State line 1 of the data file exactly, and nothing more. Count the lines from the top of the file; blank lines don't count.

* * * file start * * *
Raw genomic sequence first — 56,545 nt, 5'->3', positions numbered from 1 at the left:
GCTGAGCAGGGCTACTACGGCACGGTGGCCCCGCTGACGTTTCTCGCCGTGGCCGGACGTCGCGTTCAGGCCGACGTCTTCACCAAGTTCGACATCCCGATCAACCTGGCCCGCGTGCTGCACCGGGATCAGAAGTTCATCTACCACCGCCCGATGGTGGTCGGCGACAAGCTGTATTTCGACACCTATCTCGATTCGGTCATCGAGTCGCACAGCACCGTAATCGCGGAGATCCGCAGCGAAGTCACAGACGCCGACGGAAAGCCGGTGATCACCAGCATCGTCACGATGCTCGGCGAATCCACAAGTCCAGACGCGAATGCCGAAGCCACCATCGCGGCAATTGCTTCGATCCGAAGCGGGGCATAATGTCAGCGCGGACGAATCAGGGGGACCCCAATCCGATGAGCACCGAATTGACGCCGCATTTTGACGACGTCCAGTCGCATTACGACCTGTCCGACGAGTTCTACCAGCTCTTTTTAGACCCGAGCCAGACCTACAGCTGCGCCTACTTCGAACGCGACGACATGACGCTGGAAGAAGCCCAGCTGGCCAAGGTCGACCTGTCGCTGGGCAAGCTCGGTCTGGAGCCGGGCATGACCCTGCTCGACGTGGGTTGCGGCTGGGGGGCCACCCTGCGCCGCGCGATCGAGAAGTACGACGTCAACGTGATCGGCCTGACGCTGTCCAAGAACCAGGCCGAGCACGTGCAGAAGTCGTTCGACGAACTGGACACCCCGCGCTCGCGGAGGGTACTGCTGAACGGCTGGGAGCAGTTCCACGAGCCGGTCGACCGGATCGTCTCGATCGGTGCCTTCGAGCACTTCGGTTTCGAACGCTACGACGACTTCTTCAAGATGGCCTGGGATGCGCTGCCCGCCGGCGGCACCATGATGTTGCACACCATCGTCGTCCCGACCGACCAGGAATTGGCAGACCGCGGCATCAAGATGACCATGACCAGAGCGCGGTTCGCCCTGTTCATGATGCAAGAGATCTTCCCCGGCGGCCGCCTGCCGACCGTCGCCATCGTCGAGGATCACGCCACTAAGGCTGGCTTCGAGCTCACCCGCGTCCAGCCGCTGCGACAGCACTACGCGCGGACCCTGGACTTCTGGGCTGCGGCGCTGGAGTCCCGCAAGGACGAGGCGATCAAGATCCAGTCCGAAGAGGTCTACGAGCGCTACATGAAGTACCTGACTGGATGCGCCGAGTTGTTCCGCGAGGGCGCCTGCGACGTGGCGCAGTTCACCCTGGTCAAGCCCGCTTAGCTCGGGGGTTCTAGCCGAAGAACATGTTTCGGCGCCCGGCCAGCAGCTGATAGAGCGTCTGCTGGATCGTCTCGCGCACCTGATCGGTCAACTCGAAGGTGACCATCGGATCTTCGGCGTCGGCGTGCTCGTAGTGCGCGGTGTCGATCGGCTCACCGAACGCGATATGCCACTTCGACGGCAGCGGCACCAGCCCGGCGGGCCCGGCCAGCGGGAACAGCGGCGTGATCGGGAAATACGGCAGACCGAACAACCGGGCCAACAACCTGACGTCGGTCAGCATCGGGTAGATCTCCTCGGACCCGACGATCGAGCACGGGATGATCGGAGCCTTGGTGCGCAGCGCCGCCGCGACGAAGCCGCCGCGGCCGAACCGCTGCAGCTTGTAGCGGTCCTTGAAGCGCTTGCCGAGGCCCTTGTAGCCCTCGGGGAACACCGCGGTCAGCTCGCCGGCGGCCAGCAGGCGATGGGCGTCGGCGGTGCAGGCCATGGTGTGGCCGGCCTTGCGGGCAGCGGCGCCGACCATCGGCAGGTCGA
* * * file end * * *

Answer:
Raw genomic sequence first — 56,545 nt, 5'->3', positions numbered from 1 at the left: